In large volume, 2/10ths to 5/10ths a cent. That suggests large ISPs pay something less than a penny per gigabyte. If you use 139 gigabytes/month, that costs your provider something like $1/month. (Doubling transit costs gives you a rough estimate of the cost to the carrier, which also has to carry the bits to your local exchange.)

Akamai recently bid "$0.002 per GB delivered," according to Dan Rayburn, a streaming media expert I trust. Dan notes that's the lowest price he's ever seen for a content delivery deal, and other recent bids have been as high as half a cent. Prices have been driven down by large customers, including Apple, doing their own content carriage. Amazon is in the game today as well.

Hurricane Electric is advertising Internet transit at dozens of locations for $0.20/Mbps, which works out to a similar price.

The HE price requires a five year contract, so in effect is a forward price. The same probably applies to the Akamai pricing.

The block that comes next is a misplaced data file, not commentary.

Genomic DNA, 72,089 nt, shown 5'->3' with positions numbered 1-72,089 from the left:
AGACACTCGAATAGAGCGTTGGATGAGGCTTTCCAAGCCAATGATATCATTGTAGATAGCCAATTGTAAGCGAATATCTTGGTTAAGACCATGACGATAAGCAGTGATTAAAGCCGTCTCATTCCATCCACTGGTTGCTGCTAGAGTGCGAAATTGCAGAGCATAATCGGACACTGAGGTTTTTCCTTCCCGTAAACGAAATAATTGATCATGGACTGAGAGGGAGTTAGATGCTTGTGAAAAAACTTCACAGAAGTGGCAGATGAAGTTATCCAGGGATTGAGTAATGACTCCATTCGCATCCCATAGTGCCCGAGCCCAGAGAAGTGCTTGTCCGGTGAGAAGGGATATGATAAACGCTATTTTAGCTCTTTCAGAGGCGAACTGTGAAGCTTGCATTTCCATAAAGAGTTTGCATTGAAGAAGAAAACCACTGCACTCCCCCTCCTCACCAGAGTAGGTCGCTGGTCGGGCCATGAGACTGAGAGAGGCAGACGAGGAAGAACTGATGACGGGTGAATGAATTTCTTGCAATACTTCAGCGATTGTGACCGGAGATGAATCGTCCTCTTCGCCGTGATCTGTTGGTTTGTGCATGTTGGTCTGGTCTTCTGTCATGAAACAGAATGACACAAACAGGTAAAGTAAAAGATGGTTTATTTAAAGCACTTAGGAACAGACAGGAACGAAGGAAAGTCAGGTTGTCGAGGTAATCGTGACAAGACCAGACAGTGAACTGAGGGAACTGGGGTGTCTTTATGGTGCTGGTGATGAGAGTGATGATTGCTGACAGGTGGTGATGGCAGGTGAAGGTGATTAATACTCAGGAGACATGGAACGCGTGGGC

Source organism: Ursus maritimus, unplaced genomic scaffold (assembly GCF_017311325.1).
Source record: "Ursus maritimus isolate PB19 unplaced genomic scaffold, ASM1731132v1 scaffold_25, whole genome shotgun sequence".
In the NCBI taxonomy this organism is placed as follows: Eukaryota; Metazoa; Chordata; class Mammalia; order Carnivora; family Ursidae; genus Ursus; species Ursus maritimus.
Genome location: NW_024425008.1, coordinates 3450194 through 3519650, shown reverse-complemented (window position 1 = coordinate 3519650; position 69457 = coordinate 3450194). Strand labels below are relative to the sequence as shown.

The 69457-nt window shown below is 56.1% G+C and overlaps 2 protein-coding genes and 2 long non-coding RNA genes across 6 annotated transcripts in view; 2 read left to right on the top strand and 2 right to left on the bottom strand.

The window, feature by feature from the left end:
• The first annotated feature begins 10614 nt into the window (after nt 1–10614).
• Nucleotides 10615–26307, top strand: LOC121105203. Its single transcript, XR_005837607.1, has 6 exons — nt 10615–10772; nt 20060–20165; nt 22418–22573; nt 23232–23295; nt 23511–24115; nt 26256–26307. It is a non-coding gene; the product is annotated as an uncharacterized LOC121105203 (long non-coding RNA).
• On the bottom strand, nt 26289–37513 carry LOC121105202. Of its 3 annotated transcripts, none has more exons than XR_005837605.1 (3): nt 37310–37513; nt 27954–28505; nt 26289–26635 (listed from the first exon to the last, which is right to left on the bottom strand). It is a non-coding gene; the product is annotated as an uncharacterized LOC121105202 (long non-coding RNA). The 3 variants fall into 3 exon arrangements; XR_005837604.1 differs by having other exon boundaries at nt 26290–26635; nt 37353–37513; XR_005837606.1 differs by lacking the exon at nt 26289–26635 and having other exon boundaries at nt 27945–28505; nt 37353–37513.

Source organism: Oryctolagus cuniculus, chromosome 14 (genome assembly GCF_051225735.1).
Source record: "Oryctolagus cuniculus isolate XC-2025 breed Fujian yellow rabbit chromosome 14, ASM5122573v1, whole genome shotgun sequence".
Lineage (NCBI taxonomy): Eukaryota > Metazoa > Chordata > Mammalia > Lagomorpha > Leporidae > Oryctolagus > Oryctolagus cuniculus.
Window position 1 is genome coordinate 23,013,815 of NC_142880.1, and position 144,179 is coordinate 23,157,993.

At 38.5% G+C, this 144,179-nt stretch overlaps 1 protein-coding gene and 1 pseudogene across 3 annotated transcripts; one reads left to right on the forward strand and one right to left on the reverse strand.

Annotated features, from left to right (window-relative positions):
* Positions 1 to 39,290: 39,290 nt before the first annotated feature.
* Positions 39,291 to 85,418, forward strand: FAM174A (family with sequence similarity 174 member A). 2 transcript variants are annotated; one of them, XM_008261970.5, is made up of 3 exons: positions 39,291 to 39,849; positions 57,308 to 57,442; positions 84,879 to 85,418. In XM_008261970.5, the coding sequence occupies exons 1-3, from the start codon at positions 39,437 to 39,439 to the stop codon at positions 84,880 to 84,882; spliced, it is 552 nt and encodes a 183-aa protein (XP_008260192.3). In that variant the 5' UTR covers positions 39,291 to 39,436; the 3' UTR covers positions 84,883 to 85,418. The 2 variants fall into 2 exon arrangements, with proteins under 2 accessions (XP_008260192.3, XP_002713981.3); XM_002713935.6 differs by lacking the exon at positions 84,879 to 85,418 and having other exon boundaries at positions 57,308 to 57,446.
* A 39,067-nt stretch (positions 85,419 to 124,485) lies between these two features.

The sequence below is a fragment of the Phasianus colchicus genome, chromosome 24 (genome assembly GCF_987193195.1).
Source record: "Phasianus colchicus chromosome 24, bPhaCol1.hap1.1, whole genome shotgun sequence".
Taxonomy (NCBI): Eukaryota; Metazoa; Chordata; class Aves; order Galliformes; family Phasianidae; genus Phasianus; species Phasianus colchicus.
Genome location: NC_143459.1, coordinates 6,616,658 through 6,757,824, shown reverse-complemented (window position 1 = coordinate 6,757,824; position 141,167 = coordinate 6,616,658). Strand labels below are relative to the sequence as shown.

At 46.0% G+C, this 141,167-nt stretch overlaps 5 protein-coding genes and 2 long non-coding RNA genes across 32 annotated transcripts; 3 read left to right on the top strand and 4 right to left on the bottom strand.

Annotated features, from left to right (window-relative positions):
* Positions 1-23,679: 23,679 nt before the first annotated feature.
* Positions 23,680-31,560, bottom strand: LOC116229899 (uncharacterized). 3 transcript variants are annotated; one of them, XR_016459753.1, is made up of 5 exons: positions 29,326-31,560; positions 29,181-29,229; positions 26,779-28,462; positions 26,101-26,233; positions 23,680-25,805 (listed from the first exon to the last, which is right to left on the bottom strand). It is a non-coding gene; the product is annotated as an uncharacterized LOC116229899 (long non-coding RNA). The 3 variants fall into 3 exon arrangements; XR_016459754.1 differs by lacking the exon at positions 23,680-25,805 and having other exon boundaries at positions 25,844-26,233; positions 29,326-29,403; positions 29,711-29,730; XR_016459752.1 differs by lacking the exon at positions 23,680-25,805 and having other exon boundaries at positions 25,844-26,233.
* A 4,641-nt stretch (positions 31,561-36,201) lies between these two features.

Small and rural carriers often pay much more, sometimes 20X higher. Those facing cartels also have higher costs. Most African ISPS, except the largest, face a cartel on backhaul and transit. (They also often face high national costs.) Akamai faces cartels that raise terminating charges in China and Australia.

 

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G.fast: AT&T: Millions of G.fast Lines Coming. Now Starting Buildings Outside of Territory http://bit.ly/ATTout; Here Comes 5 & 10 Gigabit G.mgfast; 424 and 848 MHz http://bit.ly/gmgfast ; Stanton of Adtran: G.fast Will Be Even Faster, But Not Yet http://bit.ly/gfaster ; Broadcom's 212 MHz Exists http://bit.ly/Broad212 Update: I'll have test data next issue; 1.6 Gig 212 MHz ZTE/NetCologne Demo http://bit.ly/ZTENC212; Broadcom Bummer: Blocked By Berlin Ban http://bit.ly/Broadbum; Tamboli: "2019 Will Be The Year of G.fast" http://bit.ly/GF2019; 2019 Deutsche Telekom G.fast Build is On http://bit.ly/DTgfast below